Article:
Santorum Surges, Romney Shrugs: Why Mitt Isn’t Worried About Losing Iowa

Who's winning, who's losing, and why.
Jan. 2 2012 1:08 PM

Santorum Surges, Romney Shrugs

Why a Santorum caucus victory won’t change the race.

Republican presidential candidate former U.S. Senator Rick Santorum (R-PA) waits to be introduced during a campaign stop at the Daily Grind coffee shop on January 1, 2012 in Sioux City, Iowa.
Rick Santorum campaigns in Sioux City, Iowa.

Photograph by Scott Olson.

URBANDALE, IOWA—“Did you hear what Huntsman said?” asked the man in the Hawkeyes sweatshirt of the woman in the Carhartt jacket. “He said he was in New Hampshire, because they only pick corn in Iowa. They pick presidents in New Hampshire.”

David Weigel David Weigel

David Weigel is a Slate political reporter. 

She cluck-cluck-tsked her disapproval of Huntsman. The two of them left the Friedrichs Coffee where I was working, ending my short career as an eavesdropper. They were unhappy, as people hearing unpleasant truths tend to be. The Iowa caucuses will not pick the 2012 Republican nominee.

Seriously, they won’t. The Iowa caucuses are not binding. They are “preference polls.” A Republican (or temporary Republican) who shows up at a precinct caucus site Tuesday will declare that she likes one candidate more than any other candidate. The most popular candidates will get more precinct delegates to the March 2012 county conventions. The county conventions will choose delegates to the state convention. Only there, finally, will Republicans pick delegates for the 2012 convention.

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John McCain basically skipped Iowa in 2008, dropping into the state just before the vote for appearances’ sake, eventually coming in fourth place. Nine months later, when Republicans gathered in St. Paul, Minn., he won 40 of the state’s 40 delegates.

Losing the caucuses, especially if the loss comes after a polling collapse, can “prove” your campaign is over. But winning them doesn’t guarantee anything. Mike Huckabee finished first in the 2008 caucus … and got a TV show.

On New Year’s Day, I drove to Atlantic, Iowa, a smallish town about an hour from Des Moines, for one of the final stops on Mitt Romney’s close-out tour. An hour before the governor arrived, the Family Table diner—I will describe it as “quaint,” as this makes the swatch of carpet covering a depression in the bathroom floor seem homey—was packed like a rich kid’s toy box. Dennis Butler and his wife Marilyn Miller-Butler lucked out with seats near the door. She was a 2008 Obama voter who’d probably caucus for Ron Paul. Neither was very much interested in Romney.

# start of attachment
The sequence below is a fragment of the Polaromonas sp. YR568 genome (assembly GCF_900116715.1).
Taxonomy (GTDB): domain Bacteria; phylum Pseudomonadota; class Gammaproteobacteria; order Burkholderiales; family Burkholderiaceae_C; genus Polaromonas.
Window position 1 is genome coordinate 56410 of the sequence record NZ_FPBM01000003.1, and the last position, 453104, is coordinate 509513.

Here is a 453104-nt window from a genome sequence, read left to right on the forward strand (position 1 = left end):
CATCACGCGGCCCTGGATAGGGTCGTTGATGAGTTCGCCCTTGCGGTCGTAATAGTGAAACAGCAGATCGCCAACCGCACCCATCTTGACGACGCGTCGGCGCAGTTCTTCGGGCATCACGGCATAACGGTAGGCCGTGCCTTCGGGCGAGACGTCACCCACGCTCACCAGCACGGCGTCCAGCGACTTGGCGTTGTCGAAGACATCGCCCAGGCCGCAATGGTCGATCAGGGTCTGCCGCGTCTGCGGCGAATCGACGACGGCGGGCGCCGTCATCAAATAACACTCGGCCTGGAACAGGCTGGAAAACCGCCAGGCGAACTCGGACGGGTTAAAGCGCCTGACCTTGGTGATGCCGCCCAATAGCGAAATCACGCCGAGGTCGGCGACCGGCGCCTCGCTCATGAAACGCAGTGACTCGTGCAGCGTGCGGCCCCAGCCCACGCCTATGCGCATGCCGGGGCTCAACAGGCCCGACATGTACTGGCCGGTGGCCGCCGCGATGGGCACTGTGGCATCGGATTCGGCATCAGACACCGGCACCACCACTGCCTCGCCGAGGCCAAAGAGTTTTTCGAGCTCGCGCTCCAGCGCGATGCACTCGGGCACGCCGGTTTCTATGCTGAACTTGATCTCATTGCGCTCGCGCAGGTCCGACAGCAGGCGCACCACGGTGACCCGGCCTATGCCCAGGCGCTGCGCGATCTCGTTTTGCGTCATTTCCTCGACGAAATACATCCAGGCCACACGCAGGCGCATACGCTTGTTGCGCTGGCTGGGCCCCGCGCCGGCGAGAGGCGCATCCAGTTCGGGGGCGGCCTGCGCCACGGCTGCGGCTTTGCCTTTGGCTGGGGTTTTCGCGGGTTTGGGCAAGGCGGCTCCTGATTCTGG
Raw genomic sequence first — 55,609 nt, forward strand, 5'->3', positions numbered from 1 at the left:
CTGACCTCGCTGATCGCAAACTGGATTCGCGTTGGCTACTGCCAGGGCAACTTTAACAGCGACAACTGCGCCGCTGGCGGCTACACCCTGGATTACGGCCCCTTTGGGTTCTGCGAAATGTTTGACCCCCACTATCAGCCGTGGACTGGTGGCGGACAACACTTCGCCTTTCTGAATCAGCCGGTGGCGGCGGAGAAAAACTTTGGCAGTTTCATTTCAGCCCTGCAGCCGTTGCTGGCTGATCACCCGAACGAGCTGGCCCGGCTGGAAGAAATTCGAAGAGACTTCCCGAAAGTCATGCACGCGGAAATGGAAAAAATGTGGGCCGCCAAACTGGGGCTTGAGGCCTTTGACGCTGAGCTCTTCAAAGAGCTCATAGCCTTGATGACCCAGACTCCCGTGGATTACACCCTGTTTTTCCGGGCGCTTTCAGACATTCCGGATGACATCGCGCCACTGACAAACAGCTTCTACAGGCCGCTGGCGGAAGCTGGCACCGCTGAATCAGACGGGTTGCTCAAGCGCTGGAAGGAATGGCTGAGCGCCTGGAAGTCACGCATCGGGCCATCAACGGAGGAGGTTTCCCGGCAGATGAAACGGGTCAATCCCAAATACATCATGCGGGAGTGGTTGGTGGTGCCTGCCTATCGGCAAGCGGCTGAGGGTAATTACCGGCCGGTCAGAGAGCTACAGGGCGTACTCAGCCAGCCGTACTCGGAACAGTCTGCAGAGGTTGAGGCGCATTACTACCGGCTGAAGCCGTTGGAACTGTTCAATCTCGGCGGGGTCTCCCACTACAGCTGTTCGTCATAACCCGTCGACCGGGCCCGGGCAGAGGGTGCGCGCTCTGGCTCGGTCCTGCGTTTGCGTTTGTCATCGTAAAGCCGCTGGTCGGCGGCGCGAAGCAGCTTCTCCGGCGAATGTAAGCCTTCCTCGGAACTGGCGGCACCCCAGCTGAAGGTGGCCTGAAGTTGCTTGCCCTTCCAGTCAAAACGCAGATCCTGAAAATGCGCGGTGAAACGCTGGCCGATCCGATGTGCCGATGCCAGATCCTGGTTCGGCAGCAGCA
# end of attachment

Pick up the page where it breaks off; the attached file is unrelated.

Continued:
“I’m leaning toward Huntsman,” said Butler. “I lean more moderate, generally. I’m pro-choice, and I’m not particularly bothered by gay marriage. I’d like it if they called it something besides marriage, though.”

Butler, who served one term as a Republican legislator in the 1970s (he lost to a Democrat in the Watergate wave), liked what Huntsman said about the caucuses. “I shouldn’t agree, because it doesn’t behoove an Iowan to do this, but it makes sense to skip here and start in New Hampshire.”

While we were talking, the candidate who completely ignored this strategy was a two-and-a-half-hour drive away. Rick Santorum, who will have spent 104 campaign days in Iowa by caucus night, was heading to conservative northwest Iowa in a truck, chauffeured by his stalwart sidekick Chuck Laudner, accompanied by author Brad Thor and radio host Sam Clovis. Unable to teleport across the state—a technological problem, but one that more funding for ethanol could surely fix—I bargained with another reporter to share audio. I heard Clovis introduce Santorum in Sioux City with an odd comparison between caucus-going and The Untouchables, and tell the crowd, “Vote for your flag! Vote for your country.”

Santorum took the microphone. “This is my 372nd town hall meeting that I’ve done,” seeming to second-guess himself on the number. (I’ve seen him act this out before.) “I said, you know, the people of Iowa, they’re not doing what the national folks are doing, people around the country. They’re doing the job of Iowans. You fight to be first. You take this responsibility seriously. You recommend to the nation who you’ve met, who you’ve researched, who you’ve questioned … having researched these candidates more than any other group of Americans ever will!”

The questions from Santorum’s audience were surprisingly specific. One man shamed Santorum for the endorsement he made in his home state’s 2004 U.S. Senate primary.